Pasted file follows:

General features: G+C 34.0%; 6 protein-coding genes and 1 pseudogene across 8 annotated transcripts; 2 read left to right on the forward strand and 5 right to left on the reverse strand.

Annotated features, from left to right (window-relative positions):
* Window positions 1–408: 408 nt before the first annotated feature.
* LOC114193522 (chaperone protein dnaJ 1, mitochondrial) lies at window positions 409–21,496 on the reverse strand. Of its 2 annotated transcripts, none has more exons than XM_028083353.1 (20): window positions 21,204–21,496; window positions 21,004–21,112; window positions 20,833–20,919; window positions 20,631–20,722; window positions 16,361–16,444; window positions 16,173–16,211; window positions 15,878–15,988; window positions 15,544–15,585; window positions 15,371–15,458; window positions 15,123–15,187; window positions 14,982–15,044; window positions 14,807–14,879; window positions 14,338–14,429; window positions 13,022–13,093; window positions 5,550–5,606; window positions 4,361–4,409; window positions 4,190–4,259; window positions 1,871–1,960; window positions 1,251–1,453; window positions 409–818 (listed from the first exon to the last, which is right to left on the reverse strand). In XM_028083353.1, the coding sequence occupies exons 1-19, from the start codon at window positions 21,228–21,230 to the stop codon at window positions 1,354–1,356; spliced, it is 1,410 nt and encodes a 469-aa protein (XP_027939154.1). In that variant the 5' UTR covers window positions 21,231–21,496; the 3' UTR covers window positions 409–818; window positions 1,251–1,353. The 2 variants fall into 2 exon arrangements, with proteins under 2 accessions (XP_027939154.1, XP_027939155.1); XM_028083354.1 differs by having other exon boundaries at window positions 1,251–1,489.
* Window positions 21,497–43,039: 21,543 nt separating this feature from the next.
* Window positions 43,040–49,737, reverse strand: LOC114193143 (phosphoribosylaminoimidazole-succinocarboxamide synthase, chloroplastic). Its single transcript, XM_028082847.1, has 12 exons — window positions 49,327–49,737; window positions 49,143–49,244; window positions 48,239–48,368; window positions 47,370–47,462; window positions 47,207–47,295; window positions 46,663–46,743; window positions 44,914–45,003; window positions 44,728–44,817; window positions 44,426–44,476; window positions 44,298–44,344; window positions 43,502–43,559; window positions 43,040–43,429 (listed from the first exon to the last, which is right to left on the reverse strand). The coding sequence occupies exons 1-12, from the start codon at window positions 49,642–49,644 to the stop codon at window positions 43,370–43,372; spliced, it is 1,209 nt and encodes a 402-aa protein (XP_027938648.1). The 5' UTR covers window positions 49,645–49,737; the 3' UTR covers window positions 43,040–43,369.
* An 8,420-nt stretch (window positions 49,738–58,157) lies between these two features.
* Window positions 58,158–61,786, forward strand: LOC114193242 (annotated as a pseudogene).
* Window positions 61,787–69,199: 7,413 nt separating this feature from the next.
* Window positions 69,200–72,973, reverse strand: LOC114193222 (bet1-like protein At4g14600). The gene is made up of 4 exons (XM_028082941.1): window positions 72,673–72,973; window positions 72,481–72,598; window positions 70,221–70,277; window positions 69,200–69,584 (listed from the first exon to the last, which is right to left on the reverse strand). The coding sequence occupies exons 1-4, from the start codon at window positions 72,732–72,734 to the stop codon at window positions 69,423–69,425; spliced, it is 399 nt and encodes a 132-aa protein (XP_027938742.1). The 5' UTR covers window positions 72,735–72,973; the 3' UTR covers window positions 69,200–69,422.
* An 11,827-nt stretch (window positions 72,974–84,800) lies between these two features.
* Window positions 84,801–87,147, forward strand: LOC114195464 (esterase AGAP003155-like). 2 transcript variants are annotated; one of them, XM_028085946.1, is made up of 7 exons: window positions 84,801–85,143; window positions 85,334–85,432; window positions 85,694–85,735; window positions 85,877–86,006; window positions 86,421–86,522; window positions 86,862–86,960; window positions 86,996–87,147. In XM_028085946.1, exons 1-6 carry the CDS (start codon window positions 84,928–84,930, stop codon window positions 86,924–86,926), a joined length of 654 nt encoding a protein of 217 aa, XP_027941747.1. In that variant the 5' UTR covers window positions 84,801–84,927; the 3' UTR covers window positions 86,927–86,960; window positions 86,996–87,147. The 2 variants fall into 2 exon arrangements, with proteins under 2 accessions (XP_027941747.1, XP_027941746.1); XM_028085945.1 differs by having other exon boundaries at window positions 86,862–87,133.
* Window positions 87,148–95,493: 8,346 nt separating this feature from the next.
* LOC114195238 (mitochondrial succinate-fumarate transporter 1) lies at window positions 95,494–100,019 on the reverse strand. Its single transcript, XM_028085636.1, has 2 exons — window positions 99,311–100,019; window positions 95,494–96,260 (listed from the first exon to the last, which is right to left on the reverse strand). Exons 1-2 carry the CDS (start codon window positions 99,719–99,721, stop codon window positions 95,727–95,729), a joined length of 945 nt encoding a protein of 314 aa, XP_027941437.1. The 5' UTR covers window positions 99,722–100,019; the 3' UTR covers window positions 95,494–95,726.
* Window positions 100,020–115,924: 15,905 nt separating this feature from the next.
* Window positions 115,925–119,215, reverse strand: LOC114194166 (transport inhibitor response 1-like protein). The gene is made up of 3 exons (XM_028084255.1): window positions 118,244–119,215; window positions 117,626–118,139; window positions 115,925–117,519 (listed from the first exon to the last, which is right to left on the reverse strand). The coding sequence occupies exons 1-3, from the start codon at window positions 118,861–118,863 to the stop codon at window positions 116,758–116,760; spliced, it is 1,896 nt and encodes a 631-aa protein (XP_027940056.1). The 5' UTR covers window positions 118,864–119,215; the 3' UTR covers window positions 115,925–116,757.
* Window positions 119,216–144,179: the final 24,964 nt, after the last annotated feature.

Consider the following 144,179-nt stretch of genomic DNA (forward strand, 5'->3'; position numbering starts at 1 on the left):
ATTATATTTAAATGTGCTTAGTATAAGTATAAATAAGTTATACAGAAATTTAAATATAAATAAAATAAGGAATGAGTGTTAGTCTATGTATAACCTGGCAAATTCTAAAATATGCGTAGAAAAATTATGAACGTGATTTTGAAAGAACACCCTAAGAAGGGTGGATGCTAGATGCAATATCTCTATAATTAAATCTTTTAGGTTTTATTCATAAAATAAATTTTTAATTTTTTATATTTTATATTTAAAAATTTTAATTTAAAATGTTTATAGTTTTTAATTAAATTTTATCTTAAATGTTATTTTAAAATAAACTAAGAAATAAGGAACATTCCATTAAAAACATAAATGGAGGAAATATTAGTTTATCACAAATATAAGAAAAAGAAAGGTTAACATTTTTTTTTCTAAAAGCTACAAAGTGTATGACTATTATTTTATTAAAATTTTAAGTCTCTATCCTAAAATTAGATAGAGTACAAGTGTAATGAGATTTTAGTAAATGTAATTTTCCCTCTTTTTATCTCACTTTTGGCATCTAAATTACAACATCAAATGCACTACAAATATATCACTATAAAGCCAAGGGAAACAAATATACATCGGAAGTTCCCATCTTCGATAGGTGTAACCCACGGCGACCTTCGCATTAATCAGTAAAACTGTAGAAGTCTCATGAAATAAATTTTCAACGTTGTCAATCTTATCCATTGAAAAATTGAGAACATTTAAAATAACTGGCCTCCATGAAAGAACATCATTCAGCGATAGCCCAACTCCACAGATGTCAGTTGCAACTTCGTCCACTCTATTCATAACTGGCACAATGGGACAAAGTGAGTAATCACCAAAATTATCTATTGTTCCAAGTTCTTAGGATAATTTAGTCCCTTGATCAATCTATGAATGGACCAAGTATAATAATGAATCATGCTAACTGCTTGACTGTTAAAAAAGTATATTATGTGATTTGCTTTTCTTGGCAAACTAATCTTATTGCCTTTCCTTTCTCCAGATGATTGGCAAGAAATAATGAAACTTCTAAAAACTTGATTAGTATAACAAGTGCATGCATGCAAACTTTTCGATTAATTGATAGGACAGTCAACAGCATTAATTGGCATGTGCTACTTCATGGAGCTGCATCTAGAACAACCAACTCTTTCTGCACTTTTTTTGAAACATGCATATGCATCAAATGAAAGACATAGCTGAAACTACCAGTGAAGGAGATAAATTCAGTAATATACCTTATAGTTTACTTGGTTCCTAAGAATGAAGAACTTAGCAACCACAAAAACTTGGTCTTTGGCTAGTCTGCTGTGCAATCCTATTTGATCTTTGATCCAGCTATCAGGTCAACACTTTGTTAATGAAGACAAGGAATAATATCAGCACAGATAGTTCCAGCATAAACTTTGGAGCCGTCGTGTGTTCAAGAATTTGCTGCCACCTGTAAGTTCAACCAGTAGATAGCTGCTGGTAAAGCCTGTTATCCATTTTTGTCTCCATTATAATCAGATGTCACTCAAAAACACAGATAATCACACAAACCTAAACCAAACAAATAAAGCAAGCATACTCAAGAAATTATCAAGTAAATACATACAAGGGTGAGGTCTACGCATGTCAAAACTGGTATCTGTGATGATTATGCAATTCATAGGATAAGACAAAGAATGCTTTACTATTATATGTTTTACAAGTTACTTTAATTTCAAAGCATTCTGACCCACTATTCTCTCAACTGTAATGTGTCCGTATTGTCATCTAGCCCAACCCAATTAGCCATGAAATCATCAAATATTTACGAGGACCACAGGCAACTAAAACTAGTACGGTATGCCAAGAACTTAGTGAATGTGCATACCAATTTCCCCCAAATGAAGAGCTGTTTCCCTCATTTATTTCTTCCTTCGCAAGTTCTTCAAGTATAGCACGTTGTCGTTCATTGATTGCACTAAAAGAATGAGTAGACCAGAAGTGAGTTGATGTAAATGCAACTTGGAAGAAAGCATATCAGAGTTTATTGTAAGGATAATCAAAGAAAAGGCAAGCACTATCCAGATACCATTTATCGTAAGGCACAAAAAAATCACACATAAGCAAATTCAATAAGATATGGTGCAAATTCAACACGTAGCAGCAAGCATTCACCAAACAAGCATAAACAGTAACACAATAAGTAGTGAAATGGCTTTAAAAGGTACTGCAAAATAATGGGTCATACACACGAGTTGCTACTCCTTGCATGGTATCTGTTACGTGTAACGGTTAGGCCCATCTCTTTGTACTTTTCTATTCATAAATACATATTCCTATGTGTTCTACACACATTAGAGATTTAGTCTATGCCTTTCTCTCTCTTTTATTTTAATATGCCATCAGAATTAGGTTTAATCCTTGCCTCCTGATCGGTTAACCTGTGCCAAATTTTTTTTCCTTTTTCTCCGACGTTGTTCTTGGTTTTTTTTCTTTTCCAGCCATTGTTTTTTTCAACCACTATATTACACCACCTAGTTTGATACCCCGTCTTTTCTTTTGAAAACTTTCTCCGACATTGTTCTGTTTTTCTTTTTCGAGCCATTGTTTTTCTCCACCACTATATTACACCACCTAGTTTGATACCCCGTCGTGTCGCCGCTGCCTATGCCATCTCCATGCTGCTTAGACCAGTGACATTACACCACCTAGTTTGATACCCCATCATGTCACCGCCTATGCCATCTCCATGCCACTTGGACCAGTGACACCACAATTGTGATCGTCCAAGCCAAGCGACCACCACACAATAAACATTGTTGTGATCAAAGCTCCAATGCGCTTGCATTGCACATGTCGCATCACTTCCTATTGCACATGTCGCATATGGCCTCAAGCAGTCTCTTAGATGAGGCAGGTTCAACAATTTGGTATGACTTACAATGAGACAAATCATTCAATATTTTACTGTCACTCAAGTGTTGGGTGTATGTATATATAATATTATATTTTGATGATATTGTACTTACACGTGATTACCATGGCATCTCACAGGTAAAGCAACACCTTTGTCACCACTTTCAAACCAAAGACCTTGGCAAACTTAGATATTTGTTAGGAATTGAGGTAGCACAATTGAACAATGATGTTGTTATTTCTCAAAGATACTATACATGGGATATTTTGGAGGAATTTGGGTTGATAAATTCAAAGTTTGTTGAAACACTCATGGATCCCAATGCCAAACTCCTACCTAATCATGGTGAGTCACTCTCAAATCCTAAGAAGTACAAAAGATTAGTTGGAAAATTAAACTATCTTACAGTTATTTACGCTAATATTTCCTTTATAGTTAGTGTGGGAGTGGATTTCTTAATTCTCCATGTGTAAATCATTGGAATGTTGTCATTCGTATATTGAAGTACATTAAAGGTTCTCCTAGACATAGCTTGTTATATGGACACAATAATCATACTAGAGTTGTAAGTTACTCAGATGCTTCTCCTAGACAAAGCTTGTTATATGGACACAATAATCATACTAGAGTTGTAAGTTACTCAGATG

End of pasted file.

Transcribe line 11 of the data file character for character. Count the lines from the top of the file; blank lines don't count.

* An 11,827-nt stretch (window positions 72,974–84,800) lies between these two features.